“…Behold, the Lamb of God who takes away the sin of the world!” John 1:29 NASB
Christmas brings with it the opportunity to do just that… to behold the Lamb of God!
Beholding the Lamb of God was John the Baptist’s description of Jesus and recognition of why He had come to this world. No longer a baby born in Bethlehem some thirty years earlier, Jesus would within three years fulfill Isaiah’s prophecy [Isaiah 53]. Jesus was that Lamb “led to slaughter” who would endure the cross, and receive the punishment for our sins as Peter wrote, “with precious blood, as of a lamb unblemished and spotless, the blood of Christ.” [1 Peter 1:19].
So then, what does the term “behold” mean? Something much more than merely visual acknowledgment. For example, if Jesus and John the Baptist (John), born within months of each other, had spent any time growing up together in their earliest years, then conceivably John could have easily picked Jesus out of a crowd or at a family gathering by virtue of their related mothers, Elizabeth and Mary. Interestingly, Dr. Luke wrote of preborn John leaping for joy, in his mother’s womb, when she heard visiting Mary’s greeting. Kindred spirits, you might wonder? Similarities in growing up, for sure [Luke 1:80; 2:40] that is, until John headed off into the wilderness. Yet, both had very different work to complete on earth.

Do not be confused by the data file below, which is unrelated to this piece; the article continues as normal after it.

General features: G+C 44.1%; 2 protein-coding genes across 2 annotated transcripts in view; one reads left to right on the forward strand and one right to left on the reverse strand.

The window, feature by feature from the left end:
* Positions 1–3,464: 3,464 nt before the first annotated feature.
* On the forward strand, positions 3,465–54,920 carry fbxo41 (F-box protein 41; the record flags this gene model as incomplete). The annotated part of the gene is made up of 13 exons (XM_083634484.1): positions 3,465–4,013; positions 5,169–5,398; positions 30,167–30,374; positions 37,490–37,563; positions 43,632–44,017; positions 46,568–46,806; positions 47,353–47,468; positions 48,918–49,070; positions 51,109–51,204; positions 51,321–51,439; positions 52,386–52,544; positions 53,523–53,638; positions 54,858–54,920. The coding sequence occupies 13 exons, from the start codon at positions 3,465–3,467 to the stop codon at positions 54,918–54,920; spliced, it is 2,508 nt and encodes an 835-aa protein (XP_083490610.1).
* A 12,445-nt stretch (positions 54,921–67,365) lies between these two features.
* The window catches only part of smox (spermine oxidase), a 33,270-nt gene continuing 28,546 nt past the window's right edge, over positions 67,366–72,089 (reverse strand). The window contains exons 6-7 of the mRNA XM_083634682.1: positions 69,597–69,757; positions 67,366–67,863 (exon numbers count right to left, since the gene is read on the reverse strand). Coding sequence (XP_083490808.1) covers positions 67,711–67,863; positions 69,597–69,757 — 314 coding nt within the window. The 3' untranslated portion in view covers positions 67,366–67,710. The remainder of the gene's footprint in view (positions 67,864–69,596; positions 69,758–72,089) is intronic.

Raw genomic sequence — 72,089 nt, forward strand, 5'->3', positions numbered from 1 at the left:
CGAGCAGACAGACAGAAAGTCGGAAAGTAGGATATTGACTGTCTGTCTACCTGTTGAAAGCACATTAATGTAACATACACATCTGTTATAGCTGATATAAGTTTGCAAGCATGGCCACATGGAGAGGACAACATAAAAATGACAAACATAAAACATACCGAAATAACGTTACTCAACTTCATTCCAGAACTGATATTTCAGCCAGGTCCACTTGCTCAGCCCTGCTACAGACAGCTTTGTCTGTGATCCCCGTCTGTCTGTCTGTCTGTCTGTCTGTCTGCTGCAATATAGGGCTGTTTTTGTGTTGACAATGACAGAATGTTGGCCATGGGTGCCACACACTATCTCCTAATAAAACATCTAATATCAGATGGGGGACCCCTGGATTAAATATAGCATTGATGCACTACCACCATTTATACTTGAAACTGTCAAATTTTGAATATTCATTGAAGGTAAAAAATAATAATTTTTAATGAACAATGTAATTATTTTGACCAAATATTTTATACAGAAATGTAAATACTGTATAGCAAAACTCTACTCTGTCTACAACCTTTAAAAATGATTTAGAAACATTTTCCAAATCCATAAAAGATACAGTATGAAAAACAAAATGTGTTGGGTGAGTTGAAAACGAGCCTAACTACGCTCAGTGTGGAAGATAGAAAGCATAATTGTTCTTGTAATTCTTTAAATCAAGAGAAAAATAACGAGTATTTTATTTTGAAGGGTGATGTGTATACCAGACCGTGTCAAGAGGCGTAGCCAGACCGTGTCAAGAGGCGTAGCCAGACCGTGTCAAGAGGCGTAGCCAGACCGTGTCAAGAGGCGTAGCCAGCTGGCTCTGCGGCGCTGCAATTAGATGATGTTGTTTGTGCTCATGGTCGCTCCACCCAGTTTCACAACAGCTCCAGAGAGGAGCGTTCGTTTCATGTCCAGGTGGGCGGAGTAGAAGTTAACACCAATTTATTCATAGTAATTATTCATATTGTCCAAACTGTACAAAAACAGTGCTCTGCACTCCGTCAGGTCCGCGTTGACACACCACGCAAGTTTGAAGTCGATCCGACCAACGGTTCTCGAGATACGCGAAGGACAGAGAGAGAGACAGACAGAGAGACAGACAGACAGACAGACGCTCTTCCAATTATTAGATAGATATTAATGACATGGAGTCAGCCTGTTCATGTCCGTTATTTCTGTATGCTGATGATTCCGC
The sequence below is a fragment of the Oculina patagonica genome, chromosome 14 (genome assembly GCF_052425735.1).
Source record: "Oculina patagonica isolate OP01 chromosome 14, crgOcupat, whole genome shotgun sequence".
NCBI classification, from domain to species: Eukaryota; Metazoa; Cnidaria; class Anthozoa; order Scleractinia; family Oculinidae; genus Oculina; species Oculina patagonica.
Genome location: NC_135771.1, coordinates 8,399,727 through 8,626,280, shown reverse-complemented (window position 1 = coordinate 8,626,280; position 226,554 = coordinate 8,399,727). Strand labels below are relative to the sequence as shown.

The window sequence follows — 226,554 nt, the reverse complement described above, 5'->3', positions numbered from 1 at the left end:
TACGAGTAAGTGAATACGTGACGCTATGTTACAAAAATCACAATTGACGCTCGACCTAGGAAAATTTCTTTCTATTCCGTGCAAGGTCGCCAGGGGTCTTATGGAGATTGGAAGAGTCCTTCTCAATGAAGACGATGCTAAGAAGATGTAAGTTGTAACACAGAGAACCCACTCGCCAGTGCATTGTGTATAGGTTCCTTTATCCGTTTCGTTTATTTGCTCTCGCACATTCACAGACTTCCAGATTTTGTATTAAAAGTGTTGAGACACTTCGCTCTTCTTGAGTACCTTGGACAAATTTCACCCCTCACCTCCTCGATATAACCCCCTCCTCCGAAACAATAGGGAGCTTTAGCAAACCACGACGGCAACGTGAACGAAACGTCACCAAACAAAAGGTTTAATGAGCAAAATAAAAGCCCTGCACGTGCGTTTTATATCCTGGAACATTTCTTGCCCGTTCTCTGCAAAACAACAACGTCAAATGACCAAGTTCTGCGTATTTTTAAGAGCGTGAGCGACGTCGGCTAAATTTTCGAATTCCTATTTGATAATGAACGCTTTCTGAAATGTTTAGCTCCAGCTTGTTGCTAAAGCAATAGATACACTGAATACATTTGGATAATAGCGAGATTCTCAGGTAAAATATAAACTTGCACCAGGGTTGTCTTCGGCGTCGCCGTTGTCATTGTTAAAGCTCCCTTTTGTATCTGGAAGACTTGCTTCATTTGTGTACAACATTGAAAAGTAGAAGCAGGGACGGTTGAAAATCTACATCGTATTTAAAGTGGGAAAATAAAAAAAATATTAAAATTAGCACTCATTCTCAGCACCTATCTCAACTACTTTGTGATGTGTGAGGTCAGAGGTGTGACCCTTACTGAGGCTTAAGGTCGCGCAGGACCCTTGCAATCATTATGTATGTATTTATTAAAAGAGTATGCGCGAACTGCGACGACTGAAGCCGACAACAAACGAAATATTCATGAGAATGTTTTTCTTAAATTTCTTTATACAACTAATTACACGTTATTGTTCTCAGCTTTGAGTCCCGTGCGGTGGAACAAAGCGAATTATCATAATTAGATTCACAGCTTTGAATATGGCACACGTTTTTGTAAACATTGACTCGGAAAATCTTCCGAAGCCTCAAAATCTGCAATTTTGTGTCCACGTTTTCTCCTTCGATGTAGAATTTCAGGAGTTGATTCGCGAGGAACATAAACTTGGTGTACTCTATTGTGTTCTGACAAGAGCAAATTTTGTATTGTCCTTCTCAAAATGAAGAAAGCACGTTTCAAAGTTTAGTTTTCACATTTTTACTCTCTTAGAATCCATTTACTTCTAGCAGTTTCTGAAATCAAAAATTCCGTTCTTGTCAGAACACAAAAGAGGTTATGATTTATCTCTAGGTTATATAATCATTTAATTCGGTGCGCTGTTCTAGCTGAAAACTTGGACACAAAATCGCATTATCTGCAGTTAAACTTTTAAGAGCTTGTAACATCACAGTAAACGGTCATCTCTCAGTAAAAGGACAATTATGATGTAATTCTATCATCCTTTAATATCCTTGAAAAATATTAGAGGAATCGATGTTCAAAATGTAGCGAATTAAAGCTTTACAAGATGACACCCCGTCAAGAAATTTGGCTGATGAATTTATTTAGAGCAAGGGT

And, it wasn’t until the Holy Spirit positively identified Jesus as the Messiah, that John could truly recognize Him as the One for whom he had been preparing the way, as God’s appointed messenger. Finally, the pieces were beginning to fall into place as Isaiah’s prophecies began unfolding before his very eyes. As John’s public ministry was ending and Jesus’ was just getting underway, they were preaching the same message, “Repent, for the kingdom of heaven is at hand.” [Matthew 3:2; 4:17]. John exhibited Christ-like humility as he beheld Jesus the Messiah, recognizing that Jesus’ role needed to increase while his own must decrease. The significance of standing in the very presence of God, who had taken on human form, even baptizing Him… was not lost on John [Isaiah 40:3; Matthew 3:13-17; Mark 1:2-4 John 1:23-34; 3:30].
Jesus, the long-awaited Messiah, arrived virtually unnoticed, in humble fashion, yet fulfilling a host of Old Testament prophecies forever impacting mankind. Like John, others had been waiting for the Messiah’s coming, as well. Luke writes of Simeon holding baby Jesus in his arms and saying, “For my eyes have seen Thy salvation.” [Luke 2:30]. Even some, who weren’t waiting, still came to recognize Jesus as the Son of God. Consider the Roman centurion, an eyewitness to His crucifixion, who said, “Truly this man was the Son of God!” [Mark 15:39] and praised God, saying, “Certainly this man was innocent.” [Luke 23:47].